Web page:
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Q&A with Shannon Novak, Safe Space Alliance Founder

How do you define LGBTQ+ safe space?

A safe space is a space where the LGBTQI+ community can freely express themselves without fear. It is a space that does not tolerate violence, bullying or hate speech towards the LGBTQI+ community. Safe space does not guarantee 100% safety, rather, it’s a space that has your back if an incident (violence, bullying, or hate speech) were to occur.

Why did you start the Safe Space Alliance?

The project emerged from the steadily increasing rates of anxiety, depression, and suicide in the local (New Zealand) LGBTQI+ community. I began losing people close to me, and wanted to know why this was happening, and why it wasn’t being talked about. After consultation with local LGBTQI+ communities, a clear theme emerged - that people simply did not feel safe in public space, or that they felt there was nowhere to go that actively and visually supported the LGBTQI+ community. So I started small, coordinating a group of spaces in a New Zealand city to be part of the alliance, and through its immediate success, it naturally grew from there. In short - the Safe Space Alliance aims to help reduce negative statistics for the LGBTQI+ community worldwide by growing open and visual acceptance and support.

Do you think it is still needed in western urban areas where LGBTQ+ people have in most countries full rights and are accepted if not welcomed?

One thing I stress is that rights do not necessarily equate to acceptance. Acceptance takes time and may take a long time, to truly gain. Just because we have the right to marry in a country (for example), does not mean people necessarily accept that. If in the case we have all rights AND a high level of acceptance - that’s fantastic, but safe spaces are still required as I wrote about here. In summary:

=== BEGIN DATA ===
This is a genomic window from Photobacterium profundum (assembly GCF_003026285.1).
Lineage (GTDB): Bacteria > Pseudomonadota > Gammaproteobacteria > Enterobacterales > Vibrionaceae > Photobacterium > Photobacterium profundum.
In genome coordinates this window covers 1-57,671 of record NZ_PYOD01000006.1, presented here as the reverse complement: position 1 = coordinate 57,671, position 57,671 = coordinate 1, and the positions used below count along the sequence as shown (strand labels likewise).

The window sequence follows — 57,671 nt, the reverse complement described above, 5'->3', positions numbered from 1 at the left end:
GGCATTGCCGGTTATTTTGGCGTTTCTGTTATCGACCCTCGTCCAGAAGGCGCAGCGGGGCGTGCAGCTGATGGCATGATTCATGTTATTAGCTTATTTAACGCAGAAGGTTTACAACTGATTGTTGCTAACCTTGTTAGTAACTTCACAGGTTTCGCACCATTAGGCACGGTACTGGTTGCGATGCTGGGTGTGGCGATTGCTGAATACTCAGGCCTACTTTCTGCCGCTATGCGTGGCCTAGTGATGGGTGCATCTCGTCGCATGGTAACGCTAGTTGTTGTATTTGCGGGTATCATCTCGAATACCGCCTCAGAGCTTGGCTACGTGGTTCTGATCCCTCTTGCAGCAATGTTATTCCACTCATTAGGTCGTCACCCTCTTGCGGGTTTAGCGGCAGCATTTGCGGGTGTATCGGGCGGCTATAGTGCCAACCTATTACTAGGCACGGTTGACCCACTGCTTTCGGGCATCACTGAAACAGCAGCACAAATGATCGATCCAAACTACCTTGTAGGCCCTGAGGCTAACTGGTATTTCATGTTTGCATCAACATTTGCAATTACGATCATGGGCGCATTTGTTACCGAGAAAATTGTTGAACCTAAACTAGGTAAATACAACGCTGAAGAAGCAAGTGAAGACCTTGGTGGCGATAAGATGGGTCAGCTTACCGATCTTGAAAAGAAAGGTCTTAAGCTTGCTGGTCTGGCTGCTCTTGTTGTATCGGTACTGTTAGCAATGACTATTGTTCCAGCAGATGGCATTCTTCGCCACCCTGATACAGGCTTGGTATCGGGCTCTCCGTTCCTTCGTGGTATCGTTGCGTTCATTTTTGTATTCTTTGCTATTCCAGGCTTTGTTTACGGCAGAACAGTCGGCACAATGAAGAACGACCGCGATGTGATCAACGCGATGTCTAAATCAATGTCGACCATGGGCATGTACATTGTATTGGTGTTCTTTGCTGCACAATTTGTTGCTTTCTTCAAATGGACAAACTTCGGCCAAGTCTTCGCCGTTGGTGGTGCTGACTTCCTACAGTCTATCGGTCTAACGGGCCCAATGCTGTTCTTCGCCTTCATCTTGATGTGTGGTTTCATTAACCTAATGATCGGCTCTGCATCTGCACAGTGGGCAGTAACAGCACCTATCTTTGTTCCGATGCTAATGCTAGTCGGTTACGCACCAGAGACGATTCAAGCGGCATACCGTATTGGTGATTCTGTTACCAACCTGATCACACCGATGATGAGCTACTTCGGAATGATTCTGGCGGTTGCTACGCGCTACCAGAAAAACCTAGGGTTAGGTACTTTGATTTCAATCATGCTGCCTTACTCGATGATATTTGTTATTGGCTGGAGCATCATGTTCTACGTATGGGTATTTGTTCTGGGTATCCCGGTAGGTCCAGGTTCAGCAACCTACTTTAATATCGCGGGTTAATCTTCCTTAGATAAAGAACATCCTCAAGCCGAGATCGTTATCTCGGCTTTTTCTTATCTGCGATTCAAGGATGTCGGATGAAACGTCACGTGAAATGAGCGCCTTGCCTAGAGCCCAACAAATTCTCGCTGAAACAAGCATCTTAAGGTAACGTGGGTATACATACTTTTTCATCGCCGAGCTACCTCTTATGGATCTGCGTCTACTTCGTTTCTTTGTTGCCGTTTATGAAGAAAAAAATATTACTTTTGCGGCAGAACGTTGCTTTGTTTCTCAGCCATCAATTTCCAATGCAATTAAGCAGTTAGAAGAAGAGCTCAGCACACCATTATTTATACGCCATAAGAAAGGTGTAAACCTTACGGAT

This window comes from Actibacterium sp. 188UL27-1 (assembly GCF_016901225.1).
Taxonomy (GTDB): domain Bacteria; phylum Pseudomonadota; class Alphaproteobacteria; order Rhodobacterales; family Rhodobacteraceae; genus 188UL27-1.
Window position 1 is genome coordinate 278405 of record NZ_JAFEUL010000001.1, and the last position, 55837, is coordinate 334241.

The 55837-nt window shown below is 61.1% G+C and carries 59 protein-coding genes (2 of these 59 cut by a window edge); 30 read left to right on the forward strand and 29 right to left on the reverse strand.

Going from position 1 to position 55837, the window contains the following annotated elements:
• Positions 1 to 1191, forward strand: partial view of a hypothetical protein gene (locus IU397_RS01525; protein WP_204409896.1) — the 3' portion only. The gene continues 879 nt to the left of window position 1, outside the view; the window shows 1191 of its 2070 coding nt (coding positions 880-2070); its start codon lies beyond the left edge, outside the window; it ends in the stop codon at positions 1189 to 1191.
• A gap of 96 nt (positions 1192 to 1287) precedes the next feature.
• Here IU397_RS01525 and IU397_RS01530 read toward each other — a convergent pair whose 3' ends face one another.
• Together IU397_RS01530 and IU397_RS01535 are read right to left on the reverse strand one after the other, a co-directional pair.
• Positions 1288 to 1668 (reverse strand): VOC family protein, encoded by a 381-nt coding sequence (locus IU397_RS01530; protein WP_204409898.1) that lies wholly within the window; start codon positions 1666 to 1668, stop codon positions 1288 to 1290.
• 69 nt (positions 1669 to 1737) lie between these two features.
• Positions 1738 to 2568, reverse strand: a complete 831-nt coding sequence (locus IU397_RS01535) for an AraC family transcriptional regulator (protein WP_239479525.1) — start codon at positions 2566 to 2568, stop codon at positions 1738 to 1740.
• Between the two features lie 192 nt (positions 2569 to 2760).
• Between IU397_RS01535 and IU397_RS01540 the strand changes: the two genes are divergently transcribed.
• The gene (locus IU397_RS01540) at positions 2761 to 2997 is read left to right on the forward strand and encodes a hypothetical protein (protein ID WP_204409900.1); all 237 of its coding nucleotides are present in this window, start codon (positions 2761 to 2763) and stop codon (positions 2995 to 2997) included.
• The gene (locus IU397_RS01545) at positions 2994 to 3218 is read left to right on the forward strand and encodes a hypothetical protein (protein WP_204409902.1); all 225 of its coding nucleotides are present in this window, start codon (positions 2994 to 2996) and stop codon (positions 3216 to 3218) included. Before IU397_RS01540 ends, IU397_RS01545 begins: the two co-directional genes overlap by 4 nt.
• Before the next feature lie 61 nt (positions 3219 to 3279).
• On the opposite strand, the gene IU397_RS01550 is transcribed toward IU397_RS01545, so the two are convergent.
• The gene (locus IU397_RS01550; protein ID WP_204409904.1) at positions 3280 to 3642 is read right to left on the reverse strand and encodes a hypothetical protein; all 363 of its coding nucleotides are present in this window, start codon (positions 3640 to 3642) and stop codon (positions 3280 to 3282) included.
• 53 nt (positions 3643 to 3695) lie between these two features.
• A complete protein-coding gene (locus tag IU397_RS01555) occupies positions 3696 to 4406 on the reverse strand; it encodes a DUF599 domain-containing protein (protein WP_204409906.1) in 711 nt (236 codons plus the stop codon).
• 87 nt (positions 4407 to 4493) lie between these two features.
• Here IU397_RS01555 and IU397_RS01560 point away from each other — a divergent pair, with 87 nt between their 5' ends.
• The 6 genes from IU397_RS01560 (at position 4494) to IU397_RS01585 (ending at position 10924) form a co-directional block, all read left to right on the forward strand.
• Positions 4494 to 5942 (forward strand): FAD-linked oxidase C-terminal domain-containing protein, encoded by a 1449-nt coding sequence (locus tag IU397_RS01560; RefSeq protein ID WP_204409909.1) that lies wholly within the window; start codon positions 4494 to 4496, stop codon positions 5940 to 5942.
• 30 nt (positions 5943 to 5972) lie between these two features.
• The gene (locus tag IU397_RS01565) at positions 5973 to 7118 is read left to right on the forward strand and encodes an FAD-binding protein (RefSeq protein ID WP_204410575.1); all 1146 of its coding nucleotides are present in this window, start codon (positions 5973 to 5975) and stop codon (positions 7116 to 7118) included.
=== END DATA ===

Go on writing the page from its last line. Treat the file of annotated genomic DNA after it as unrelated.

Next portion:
1. Rights: what rights the LGBTQI+ community in your area don’t have and its impact on safety in the LGBTQI+ community.

  2. Acceptance: global acceptance levels of the LGBTQI+ community regardless of legislation (as having legislation doesn’t necessarily equate to acceptance) and its impact on safety in the LGBTQI+ community.

  3. Well-being: the general well-being of the LGBTQI+ community and its impact on safety in the LGBTQI+ community.

  4. History: how those in the LGBTQI+ community who have lived through a period without rights and acceptance feel (e.g. ingrained uncertainty, fear, and a lack of trust) and its impact on safety in the LGBTQI+ community.

  5. Technology: the ability of technologies like the internet to ignore geographical boundaries and laws, facilitating violence, bullying, or hate speech towards the LGBTQI+ community and the impact of this on safety in the LGBTQI+ community.

  6. Visitors: people (inside and outside the LGBTQI+ community) visiting your area who may not know what rights your local LGBTQI+ community has and/or how accepting your area is and its impact on safety in the LGBTQI+ community.

How does the initiative scrutinize the places that would like to join the list especially in their relation to minorities within the LGBT community that still suffers from marginalisation and/or discrimination, for example, BIPOC persons, transgender persons, people with low income?

Not sure what you mean sure here - candidate places? The alliance is open to all, from all walks, sectors, communities at no cost/fees. In regards to QTBIPOC, we have a focus here. This originally stems from my work as an artist - where via research in the local (NZ) community, I am working to help illuminate, amplify, and preserve QTBIPOC history.

LGBTQ+ Safe Spaces are in most need in countries where LGBT people are still discriminated against or even persecuted. How can such spaces avoid the risk of registering with the alliance?

We register both physical (with a street address) and digital (online/web-based) spaces. Digital safe spaces may be the only option in some cases (e.g. online chat, online discussion forums, etc), particularly where it’s illegal to be part of the LGBTQI+ community - and these may be found in our directory. Alternatively, we have partnerships with over 200+ LGBTQI+ organisations worldwide - including areas where it is not legal to be part of the LGBTQI+ community, so we often link people/locals to these organisations for support.


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